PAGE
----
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Spencer Rendahl: Redshirt Tale

10/10/12 7:55AM By Suzanne Spencer Rendahl
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(Host)  With another school year underway, former journalist and commentator Suzanne Spencer Rendahl is considering the effects of Redshirting, or holding kids back a year from starting kindergarten, a practice that has, in recent years, gained national attention.

(Spencer) As I watched a coed children's baseball game last summer, I heard two mothers discuss their decisions to hold their sons back so they'd start kindergarten a year older.

"I wanted him to start at the top of the heap," said one matter-of-factly. The other agreed. "It's so important for boys to have good self-esteem."

One of them turned to me as my daughter stepped up to bat. "She's so tiny," the mother observed. "It's strange, since you and your husband are tall."

"Well, she is on the small side," I replied. "But she's also the youngest in her grade. She made the cutoff by a few days, and she's in the same class as kids up to 18 months older. So naturally, there'll be a big size difference."

The practice of holding kids back so that they start kindergarten a year older, termed "redshirting," is currently in the national spotlight. It's tripled since 1970, with boys twice as likely as girls to be held back.

A few years after my daughter was born one late September night, Malcolm Gladwell's bestseller "Outliers" hit bookstores and became the talk of preschool parents. Gladwell argued that children born just after the kindergarten enrollment cutoff date automatically have a significant advantage - compounded over time - over those born later in the year.

Most parents - myself included - try to help their children succeed in life. During my daughter's infancy, I boned up on my Spanish and helped her learn it. Private music lessons, elite preschools, and sports camps for 4-year-olds are not uncommon.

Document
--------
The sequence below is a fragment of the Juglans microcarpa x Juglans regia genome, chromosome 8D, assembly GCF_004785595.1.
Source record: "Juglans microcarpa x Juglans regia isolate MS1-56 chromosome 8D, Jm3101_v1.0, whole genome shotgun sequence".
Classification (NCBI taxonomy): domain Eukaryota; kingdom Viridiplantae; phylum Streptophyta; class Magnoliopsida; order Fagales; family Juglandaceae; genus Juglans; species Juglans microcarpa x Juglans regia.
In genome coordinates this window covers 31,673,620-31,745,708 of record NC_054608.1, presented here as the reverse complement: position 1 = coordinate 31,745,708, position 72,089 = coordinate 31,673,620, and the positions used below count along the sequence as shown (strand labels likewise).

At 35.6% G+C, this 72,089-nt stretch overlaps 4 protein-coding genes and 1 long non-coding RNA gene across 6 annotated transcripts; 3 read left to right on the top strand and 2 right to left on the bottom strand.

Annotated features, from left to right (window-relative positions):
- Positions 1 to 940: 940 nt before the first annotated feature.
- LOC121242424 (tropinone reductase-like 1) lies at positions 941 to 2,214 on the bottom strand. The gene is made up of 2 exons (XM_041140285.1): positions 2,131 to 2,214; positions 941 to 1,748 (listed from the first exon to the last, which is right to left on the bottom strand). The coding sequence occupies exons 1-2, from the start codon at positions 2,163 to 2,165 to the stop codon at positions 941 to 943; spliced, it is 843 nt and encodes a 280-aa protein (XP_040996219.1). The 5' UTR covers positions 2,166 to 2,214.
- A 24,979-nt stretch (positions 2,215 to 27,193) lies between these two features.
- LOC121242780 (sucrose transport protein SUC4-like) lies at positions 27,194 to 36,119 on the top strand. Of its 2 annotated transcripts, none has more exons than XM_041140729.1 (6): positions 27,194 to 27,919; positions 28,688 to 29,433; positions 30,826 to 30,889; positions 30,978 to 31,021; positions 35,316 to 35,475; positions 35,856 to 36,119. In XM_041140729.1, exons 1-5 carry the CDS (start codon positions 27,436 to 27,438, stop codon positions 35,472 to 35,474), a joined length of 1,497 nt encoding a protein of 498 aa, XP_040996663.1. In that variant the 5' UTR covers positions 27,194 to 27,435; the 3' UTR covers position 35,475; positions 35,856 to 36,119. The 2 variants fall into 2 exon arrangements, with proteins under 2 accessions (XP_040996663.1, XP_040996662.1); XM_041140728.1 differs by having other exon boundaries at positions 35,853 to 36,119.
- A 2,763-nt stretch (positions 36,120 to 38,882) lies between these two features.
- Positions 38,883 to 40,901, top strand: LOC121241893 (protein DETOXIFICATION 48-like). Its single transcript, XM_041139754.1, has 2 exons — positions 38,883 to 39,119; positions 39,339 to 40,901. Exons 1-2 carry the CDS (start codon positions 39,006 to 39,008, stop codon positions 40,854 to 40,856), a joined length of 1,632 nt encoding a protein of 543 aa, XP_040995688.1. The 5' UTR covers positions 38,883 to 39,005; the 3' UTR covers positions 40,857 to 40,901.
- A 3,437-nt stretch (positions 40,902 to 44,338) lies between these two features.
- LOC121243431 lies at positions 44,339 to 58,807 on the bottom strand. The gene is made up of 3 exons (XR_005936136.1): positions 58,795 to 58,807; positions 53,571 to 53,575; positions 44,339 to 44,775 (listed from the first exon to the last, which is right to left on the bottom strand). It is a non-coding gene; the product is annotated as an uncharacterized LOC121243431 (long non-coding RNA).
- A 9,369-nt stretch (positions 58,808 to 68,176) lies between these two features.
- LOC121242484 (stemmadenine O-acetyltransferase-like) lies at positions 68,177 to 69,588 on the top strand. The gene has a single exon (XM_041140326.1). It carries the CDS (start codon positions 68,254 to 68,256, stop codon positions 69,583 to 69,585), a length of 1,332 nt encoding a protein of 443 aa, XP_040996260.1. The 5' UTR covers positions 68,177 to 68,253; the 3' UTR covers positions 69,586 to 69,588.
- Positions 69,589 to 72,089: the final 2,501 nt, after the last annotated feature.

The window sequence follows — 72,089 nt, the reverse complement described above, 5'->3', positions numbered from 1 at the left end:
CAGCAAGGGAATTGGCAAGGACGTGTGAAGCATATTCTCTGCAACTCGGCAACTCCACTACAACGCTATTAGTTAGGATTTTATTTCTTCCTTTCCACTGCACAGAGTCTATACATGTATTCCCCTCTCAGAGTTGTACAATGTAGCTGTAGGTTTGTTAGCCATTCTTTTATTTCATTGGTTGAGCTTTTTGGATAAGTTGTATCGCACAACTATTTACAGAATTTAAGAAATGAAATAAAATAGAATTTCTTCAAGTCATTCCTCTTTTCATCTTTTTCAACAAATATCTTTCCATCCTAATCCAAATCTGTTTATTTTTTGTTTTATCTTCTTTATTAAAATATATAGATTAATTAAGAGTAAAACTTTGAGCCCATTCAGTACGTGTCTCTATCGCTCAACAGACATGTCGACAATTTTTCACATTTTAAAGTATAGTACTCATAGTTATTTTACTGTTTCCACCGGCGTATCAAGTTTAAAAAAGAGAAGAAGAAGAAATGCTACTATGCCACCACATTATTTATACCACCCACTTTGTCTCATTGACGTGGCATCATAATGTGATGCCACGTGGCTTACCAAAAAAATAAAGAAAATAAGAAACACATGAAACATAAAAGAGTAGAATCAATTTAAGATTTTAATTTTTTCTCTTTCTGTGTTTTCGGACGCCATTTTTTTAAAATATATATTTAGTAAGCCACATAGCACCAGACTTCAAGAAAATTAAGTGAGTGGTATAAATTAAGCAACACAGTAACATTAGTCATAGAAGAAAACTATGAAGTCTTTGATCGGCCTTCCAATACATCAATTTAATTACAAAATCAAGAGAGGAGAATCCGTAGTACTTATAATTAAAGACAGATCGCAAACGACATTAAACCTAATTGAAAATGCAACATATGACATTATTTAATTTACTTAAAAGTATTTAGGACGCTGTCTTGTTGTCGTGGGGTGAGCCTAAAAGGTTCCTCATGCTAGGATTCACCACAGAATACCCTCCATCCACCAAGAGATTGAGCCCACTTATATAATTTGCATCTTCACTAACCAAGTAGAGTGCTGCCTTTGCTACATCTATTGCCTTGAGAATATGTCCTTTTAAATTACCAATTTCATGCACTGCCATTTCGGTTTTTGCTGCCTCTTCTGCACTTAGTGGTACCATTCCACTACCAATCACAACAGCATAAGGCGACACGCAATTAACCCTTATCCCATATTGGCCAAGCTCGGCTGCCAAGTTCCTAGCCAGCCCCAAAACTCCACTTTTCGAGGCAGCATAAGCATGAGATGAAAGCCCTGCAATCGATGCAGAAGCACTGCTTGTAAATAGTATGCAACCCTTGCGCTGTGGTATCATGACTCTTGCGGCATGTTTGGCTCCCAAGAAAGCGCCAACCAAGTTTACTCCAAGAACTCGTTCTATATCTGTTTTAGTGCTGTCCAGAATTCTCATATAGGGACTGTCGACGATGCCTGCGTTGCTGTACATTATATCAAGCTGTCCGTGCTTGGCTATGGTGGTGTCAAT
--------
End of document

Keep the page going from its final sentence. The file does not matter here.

But while I believe there can be good reasons to hold kids back, I think there's a fairness issue in redshirting kids solely to give them the size and maturity advantage over others that only comes with age. The idea of gaming the system to put a kid "at the top of the heap" - while legal in Vermont and New Hampshire - implies pushing another kid towards the bottom, likely one from a family that can't afford an extra year of preschool. Last year the Chicago public school system banned redshirting completely.

Furthermore, some experts question whether holding kids back actually helps them. They cite studies showing that while redshirting may give older kids confidence, younger ones may be challenged more, and hence learn more.

As kindergarten approached, my husband and I debated about holding our daughter back. After her preschool teachers deemed her more than ready, we decided that it was better to be the kindergartner who was the smallest, youngest, and possibly the most challenged - instead of the oldest and possibly the most bored - and we put her on the bus to school.

And now, two years later, as she grounds a ball to get on base and reads Harry Potter, part of me thanks the redshirted kids for challenging her so much.

But other times - when I see her small size compared to the redshirted kids - I still question the fairness of it all.
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